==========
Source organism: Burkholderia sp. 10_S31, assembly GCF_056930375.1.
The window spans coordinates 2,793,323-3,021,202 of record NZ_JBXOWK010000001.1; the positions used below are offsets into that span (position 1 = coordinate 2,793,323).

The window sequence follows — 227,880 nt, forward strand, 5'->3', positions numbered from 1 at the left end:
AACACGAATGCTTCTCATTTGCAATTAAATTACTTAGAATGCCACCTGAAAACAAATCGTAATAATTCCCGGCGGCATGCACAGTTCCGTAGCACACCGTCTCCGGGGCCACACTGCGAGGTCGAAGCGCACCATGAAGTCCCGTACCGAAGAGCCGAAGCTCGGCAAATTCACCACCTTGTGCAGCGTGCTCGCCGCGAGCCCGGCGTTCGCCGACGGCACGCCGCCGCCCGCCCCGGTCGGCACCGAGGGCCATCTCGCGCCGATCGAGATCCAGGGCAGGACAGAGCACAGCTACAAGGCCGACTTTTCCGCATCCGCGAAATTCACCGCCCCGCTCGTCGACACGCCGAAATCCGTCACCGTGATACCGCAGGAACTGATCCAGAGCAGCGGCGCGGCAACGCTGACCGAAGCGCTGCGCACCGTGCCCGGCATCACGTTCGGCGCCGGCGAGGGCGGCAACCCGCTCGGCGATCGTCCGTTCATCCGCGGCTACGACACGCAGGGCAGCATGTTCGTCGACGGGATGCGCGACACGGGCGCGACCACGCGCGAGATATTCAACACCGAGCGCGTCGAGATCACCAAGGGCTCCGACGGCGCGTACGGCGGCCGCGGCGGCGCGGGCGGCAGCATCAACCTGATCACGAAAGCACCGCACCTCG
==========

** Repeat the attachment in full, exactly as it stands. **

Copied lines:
Source organism: Burkholderia sp. 10_S31, assembly GCF_056930375.1.
The window spans coordinates 2,793,323-3,021,202 of record NZ_JBXOWK010000001.1; the positions used below are offsets into that span (position 1 = coordinate 2,793,323).

The window sequence follows — 227,880 nt, forward strand, 5'->3', positions numbered from 1 at the left end:
AACACGAATGCTTCTCATTTGCAATTAAATTACTTAGAATGCCACCTGAAAACAAATCGTAATAATTCCCGGCGGCATGCACAGTTCCGTAGCACACCGTCTCCGGGGCCACACTGCGAGGTCGAAGCGCACCATGAAGTCCCGTACCGAAGAGCCGAAGCTCGGCAAATTCACCACCTTGTGCAGCGTGCTCGCCGCGAGCCCGGCGTTCGCCGACGGCACGCCGCCGCCCGCCCCGGTCGGCACCGAGGGCCATCTCGCGCCGATCGAGATCCAGGGCAGGACAGAGCACAGCTACAAGGCCGACTTTTCCGCATCCGCGAAATTCACCGCCCCGCTCGTCGACACGCCGAAATCCGTCACCGTGATACCGCAGGAACTGATCCAGAGCAGCGGCGCGGCAACGCTGACCGAAGCGCTGCGCACCGTGCCCGGCATCACGTTCGGCGCCGGCGAGGGCGGCAACCCGCTCGGCGATCGTCCGTTCATCCGCGGCTACGACACGCAGGGCAGCATGTTCGTCGACGGGATGCGCGACACGGGCGCGACCACGCGCGAGATATTCAACACCGAGCGCGTCGAGATCACCAAGGGCTCCGACGGCGCGTACGGCGGCCGCGGCGGCGCGGGCGGCAGCATCAACCTGATCACGAAAGCACCGCACCTCG